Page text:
Like

          • monroe says:

            May not be the best citation (http://www.vaccinationnews.org/DailyNews/July2002/AnotherViralVaxDebate13.htm). Would be more than happy to do more intensive research. I am a medical researcher with numerous reputable medical publications. Not anti-vax but have some reservations.

            Liked by 1 person

            • strat4evr says:

              I find this very disturbing and somewhat confusing. Vaccinations against measles has a proven record of success so why is this even a debate?

              Like

              • rkae says:

                Please don’t tell me “the science is settled.”

                “Adverse events reported during post-approval use of Tripeda vaccine” include AUTISM. It’s right there in the FDA literature; the insert that comes with the vaccine.

                Liked by 1 person

                • auscitizenmom says:

                  Some people don’t like to accept what the inserts say.

                  Like

                • stella says:

                  That’s the DPT vaccine, not the MMR vaccine.

                  Like

                • stella says:

                  Here is the complete quote:

                  Adverse events reported during post-approval use of Tripedia vaccine include idiopathic thrombocytopenic purpura, SIDS, anaphylactic reaction, cellulitis, autism, convulsion/grand mal convulsion, encephalopathy, hypotonia, neuropathy, somnolence and apnea. Events were included in this list because of the seriousness or frequency of reporting. Because these events are reported voluntarily from a population of uncertain size, it is not always possible to reliably estimate their frequencies or to establish a causal relationship to components of Tripedia vaccine.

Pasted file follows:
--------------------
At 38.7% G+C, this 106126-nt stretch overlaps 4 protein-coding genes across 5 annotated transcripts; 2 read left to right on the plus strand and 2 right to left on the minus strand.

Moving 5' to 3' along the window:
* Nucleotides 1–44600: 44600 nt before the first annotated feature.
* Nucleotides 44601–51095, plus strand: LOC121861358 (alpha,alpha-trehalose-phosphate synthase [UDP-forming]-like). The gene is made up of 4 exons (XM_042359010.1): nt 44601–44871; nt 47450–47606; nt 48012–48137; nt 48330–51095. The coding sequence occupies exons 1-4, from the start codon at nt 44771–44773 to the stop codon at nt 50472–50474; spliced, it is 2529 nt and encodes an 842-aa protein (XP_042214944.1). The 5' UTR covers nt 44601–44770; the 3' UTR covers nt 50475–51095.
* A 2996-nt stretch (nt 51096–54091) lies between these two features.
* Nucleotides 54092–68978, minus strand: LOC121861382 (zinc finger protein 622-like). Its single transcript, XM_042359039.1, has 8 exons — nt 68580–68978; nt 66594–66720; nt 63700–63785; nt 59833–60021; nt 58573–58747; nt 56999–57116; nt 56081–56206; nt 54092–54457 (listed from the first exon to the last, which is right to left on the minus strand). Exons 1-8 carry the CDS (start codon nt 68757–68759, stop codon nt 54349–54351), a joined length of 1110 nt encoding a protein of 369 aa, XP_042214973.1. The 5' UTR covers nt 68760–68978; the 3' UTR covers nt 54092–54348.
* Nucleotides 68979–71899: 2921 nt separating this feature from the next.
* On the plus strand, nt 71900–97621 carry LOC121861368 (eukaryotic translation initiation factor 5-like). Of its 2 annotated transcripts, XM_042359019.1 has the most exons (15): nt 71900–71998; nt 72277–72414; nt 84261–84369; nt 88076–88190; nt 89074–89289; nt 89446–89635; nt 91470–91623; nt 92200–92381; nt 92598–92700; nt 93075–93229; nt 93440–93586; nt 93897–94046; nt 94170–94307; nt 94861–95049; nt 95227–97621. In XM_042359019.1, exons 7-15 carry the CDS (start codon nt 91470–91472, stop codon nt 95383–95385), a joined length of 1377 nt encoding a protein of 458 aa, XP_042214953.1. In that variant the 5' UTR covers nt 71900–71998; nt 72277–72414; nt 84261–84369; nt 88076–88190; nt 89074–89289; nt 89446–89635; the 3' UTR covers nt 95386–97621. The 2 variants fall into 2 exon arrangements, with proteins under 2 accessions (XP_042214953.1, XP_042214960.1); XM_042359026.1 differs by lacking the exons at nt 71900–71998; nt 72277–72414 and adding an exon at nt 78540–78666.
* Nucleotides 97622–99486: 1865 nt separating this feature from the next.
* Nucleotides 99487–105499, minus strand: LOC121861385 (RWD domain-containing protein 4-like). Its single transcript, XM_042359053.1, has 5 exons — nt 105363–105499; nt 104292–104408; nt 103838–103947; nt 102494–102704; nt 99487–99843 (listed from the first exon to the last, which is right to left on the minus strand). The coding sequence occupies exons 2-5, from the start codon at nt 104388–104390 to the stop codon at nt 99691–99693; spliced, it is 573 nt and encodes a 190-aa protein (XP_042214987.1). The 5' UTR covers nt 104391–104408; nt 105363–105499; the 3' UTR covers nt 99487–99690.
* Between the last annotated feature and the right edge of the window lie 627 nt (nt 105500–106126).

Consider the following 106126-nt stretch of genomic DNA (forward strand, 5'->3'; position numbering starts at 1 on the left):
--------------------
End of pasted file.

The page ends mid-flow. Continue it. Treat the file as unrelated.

Link to insert data:

                  http://www.fda.gov/downloads/BiologicsBloodVaccines/Vaccines/ApprovedProducts/ucm101580.pdf

                  Like

                • stella says:

                  Here’s the insert for the MMR vaccine, if anyone wants to read it:

                  http://www.merck.com/product/usa/pi_circulars/m/mmr_ii/mmr_ii_pi.pdf

                  Like

                • auscitizenmom says:

                  “Local health authorities may recommend measles vaccination of infants between 6 to 12 months of
                  age in outbreak situations. This population may fail to respond to the components of the vaccine. Safety and effectiveness of mumps and rubella vaccine in infants less than 12 months of age have not been established.”

                  Like

                • stella says:

                  That is why they generally don’t vaccinate babies less than 12 months of age. And why these babies are susceptible to infection during an outbreak. The reason why it is important for other children to be vaccinated.

                  Like

                • auscitizenmom says:

                  The only reason I copied it is that sometimes it is recommended by local authorities even though “Safety and effectiveness of mumps and rubella vaccine in infants less than 12 months of age have not been established.” It seems that they just do an ‘Oh, what the he!!. Give it to them anyway.”

                  Liked by 1 person

            • stella says:

              A more recent article about nanobacteria:

              http://www.scientificamerican.com/article/the-rise-and-fall-of-nanobacteria/?page=4

              Although nanobacteria have now been conclusively shown to be nonliving nanoparticles crystallized from common minerals and other materials in their surroundings, these nanoentities may still play an important role in human health.